Man invented drive-in movies so kids could stay up past bedtime.


 


Man invented drive-in movies so kids could stay up past bedtime.

Oh, teenagers and other young lovers -- of movies, maybe -- had their own reasons for going to drive-ins in my day. Perhaps they envisioned kissy-face clenches that fogged the windows. Maybe they merely intended to meet some future loved one in the concession stand, and separate him or her from the pack, so they could talk and toe the concrete or dirt until a relationship developed.

The youngest kids among us, however, just wanted an excuse to stay awake after darkness fell late at night in the summertime. You're sort of an adult if your eyes still are open past 9:30.

At the urging of their offspring, two or three times a season my parents would pack up the brood in the family's Plymouth station wagon and head off to the Parkway Drive-In Theater in Canandaigua, N.Y.

We carried food with us ‹ in a picnic basket during summers before coolers were common. Pillows and blankets were stacked in the storage area of the station wagon, signs that at least some of the children in the vehicle would fail in their attempts at seeing the end of whatever picture happened to be playing that particular night.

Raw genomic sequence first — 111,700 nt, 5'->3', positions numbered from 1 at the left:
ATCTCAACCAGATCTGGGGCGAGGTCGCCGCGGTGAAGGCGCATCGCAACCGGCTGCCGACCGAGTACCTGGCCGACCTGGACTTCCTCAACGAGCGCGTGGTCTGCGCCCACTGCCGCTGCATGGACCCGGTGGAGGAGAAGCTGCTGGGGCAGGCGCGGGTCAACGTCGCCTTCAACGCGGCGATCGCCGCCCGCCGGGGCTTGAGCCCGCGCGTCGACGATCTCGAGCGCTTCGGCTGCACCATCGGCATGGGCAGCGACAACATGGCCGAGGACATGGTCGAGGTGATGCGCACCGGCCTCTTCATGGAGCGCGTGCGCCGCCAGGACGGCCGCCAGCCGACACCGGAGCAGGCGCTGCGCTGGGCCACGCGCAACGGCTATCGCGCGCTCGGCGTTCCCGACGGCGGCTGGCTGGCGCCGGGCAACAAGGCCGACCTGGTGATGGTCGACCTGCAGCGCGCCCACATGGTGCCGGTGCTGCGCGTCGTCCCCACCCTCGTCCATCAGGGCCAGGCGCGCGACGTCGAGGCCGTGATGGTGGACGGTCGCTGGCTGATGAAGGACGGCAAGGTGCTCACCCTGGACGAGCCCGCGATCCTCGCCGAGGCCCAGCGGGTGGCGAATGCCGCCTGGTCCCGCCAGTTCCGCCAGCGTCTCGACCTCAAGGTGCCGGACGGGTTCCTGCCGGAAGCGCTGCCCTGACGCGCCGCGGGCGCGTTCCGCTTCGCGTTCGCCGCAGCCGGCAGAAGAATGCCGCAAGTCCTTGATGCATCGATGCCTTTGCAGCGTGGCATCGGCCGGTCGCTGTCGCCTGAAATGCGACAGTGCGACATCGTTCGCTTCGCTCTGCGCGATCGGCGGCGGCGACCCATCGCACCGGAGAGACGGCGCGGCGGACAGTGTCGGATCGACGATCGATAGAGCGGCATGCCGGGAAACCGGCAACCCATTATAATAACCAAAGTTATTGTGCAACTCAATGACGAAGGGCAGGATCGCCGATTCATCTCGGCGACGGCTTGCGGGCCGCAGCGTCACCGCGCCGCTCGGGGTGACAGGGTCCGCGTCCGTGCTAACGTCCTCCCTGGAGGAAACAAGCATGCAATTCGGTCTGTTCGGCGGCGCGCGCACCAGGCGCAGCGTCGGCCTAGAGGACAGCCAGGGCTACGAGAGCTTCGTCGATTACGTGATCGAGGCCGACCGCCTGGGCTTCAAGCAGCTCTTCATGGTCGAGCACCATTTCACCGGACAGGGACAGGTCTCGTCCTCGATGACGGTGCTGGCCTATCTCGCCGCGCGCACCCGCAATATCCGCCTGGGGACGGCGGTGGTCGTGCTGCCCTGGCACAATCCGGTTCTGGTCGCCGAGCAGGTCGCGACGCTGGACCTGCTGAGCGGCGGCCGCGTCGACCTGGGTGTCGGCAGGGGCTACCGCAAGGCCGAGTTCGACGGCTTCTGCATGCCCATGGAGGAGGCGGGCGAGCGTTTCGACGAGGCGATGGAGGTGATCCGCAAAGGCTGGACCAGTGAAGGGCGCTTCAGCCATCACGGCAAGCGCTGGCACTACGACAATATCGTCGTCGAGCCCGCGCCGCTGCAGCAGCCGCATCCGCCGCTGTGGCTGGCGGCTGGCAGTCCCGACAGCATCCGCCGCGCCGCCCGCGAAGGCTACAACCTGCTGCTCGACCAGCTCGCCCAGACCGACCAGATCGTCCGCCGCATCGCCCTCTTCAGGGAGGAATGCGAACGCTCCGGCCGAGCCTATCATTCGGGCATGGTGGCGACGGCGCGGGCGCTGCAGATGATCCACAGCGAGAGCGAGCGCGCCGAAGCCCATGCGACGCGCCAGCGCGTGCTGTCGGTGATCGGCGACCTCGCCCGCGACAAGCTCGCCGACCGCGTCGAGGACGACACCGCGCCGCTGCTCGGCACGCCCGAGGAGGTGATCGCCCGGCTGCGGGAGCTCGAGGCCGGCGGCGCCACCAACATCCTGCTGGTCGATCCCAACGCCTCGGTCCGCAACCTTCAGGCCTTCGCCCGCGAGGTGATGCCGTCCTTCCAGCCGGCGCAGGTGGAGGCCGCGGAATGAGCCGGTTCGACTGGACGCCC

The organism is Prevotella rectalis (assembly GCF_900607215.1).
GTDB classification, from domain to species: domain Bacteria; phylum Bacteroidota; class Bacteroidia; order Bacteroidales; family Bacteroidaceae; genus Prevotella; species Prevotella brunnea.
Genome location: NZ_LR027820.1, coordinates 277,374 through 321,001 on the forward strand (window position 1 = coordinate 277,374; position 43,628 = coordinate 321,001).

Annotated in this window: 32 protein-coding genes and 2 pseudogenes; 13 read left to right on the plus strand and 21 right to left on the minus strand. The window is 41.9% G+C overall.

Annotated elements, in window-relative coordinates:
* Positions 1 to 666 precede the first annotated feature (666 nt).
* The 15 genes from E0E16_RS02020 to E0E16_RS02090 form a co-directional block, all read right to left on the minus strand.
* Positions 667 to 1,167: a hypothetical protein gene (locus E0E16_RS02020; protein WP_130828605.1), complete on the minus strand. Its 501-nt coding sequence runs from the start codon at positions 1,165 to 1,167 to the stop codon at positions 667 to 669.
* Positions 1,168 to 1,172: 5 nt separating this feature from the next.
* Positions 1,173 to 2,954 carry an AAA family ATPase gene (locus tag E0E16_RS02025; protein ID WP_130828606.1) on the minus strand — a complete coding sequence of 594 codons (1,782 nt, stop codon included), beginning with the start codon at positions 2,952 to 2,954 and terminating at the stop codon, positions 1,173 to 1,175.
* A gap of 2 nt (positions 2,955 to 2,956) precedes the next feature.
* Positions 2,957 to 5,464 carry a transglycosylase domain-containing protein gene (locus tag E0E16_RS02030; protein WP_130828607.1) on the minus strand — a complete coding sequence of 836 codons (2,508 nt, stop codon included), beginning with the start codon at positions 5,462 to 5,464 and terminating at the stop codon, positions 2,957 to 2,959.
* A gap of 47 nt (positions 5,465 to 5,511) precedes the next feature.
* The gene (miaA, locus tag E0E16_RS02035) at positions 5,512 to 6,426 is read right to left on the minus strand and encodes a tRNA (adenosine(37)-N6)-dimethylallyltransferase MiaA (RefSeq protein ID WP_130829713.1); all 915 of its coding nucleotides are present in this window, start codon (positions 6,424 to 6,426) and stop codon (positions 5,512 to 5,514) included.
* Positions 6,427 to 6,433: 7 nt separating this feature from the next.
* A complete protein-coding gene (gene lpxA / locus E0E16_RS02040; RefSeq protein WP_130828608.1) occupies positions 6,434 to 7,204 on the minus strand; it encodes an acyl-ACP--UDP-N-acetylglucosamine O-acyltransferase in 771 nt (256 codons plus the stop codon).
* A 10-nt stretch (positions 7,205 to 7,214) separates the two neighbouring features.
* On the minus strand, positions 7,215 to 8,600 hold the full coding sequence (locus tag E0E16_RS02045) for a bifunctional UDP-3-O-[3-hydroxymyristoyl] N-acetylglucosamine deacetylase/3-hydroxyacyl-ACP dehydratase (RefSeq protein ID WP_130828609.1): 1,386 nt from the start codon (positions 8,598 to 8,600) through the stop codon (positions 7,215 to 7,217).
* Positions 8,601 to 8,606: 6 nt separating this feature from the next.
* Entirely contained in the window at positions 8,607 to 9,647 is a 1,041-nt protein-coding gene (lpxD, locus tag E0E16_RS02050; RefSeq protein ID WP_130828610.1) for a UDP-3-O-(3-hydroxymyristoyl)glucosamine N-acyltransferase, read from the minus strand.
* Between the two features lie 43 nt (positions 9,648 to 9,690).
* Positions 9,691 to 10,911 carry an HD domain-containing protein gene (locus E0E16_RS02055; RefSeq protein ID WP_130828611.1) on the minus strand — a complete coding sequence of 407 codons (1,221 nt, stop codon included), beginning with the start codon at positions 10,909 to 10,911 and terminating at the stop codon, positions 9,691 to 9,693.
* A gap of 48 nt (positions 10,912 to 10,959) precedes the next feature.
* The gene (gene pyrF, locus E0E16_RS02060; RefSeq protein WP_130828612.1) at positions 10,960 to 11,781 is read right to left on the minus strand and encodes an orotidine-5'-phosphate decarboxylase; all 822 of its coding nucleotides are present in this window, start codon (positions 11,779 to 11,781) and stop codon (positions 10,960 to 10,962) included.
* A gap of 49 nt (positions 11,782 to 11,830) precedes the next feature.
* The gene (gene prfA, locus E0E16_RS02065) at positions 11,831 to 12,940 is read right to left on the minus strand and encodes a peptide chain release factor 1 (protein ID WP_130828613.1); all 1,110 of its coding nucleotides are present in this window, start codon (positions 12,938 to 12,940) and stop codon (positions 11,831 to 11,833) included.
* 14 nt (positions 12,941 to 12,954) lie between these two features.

I make it sound too much like the nature of the movies was a surprise to my parents. Each movie actually was hand-picked, with a heavy leaning – long before a rating system was developed -- toward "G" movies. "G" meant it was "good" enough for my mother. "G" meant we could go. "G" meant that my mother could get out of the car and use the rest room without being embarrassed if she ran into a neighbor.

It helped in gaining my mother's approval if the film had Walt Disney's name before the title.

This system is much the reason I've seen "Old Yeller" so many times.

I can't recall ever seeing the ending of that film. At least not at a drive-in.

There is something about drive-in theaters that puts children to sleep.

Maybe it's the cold evening air that enters the car when a window is cracked to hold a speaker. Perhaps it's the speaker itself, programmed by parents to subliminally hypnotize their children. In between lines of dialogue are hidden the words, "You are getting very tired" or "will you guys quiet down in the back seat!"

A strong-willed irritator of my old man, I generally stayed awake until some sort of intermission, after the cartoons or between double features. I'd walk with my little brother to the concession stand rest room. We would stop on the way back to pick up more soda and popcorn, and maybe a box of Raisinets.

But at some point, siblings would slump into each other. First, we'd go silent. Then we'd sleep.

I vaguely remember seeing my mother turning to watch my eyes close, and then nestling up against my father.

They seemed very happy to be watching "Old Yeller."

Contact Gary Brown at (330) 580-8303 or gary.brown@cantonrep.com.